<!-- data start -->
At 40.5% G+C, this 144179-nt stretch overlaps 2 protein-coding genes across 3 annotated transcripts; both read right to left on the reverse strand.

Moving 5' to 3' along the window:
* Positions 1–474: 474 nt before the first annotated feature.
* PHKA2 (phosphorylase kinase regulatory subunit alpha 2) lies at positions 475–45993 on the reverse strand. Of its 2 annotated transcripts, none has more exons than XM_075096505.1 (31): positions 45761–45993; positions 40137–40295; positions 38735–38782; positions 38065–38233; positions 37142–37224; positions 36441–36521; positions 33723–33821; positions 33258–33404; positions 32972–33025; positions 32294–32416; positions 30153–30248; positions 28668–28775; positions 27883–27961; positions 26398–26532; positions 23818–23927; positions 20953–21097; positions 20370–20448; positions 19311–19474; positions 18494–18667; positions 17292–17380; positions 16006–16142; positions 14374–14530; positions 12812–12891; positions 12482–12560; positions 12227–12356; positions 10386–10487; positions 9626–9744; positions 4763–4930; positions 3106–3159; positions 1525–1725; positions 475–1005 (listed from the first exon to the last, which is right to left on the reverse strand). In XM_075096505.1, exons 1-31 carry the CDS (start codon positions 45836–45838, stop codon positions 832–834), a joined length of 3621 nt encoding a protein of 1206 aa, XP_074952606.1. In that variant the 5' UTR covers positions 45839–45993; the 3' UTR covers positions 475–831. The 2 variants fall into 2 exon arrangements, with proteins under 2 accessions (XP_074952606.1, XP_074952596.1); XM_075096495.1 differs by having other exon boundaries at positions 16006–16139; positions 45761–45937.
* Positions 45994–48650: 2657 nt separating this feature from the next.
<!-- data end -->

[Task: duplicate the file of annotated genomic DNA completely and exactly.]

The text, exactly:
At 40.5% G+C, this 144179-nt stretch overlaps 2 protein-coding genes across 3 annotated transcripts; both read right to left on the reverse strand.

Moving 5' to 3' along the window:
* Positions 1–474: 474 nt before the first annotated feature.
* PHKA2 (phosphorylase kinase regulatory subunit alpha 2) lies at positions 475–45993 on the reverse strand. Of its 2 annotated transcripts, none has more exons than XM_075096505.1 (31): positions 45761–45993; positions 40137–40295; positions 38735–38782; positions 38065–38233; positions 37142–37224; positions 36441–36521; positions 33723–33821; positions 33258–33404; positions 32972–33025; positions 32294–32416; positions 30153–30248; positions 28668–28775; positions 27883–27961; positions 26398–26532; positions 23818–23927; positions 20953–21097; positions 20370–20448; positions 19311–19474; positions 18494–18667; positions 17292–17380; positions 16006–16142; positions 14374–14530; positions 12812–12891; positions 12482–12560; positions 12227–12356; positions 10386–10487; positions 9626–9744; positions 4763–4930; positions 3106–3159; positions 1525–1725; positions 475–1005 (listed from the first exon to the last, which is right to left on the reverse strand). In XM_075096505.1, exons 1-31 carry the CDS (start codon positions 45836–45838, stop codon positions 832–834), a joined length of 3621 nt encoding a protein of 1206 aa, XP_074952606.1. In that variant the 5' UTR covers positions 45839–45993; the 3' UTR covers positions 475–831. The 2 variants fall into 2 exon arrangements, with proteins under 2 accessions (XP_074952606.1, XP_074952596.1); XM_075096495.1 differs by having other exon boundaries at positions 16006–16139; positions 45761–45937.
* Positions 45994–48650: 2657 nt separating this feature from the next.